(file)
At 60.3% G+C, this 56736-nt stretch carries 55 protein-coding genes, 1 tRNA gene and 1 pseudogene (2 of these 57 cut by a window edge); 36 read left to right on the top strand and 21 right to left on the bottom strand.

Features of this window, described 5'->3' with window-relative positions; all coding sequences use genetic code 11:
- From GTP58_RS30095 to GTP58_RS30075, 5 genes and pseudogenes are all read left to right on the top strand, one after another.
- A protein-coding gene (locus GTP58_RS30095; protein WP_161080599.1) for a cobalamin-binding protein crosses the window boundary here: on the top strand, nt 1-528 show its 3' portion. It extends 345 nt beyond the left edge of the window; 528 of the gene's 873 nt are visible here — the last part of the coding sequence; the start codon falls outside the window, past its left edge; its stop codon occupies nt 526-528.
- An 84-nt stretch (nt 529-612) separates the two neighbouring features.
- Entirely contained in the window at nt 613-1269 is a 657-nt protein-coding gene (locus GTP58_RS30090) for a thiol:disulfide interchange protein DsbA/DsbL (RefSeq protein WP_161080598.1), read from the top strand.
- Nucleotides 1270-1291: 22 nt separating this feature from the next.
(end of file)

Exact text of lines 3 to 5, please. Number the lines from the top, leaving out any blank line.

- From GTP58_RS30095 to GTP58_RS30075, 5 genes and pseudogenes are all read left to right on the top strand, one after another.
- A protein-coding gene (locus GTP58_RS30095; protein WP_161080599.1) for a cobalamin-binding protein crosses the window boundary here: on the top strand, nt 1-528 show its 3' portion. It extends 345 nt beyond the left edge of the window; 528 of the gene's 873 nt are visible here — the last part of the coding sequence; the start codon falls outside the window, past its left edge; its stop codon occupies nt 526-528.
- An 84-nt stretch (nt 529-612) separates the two neighbouring features.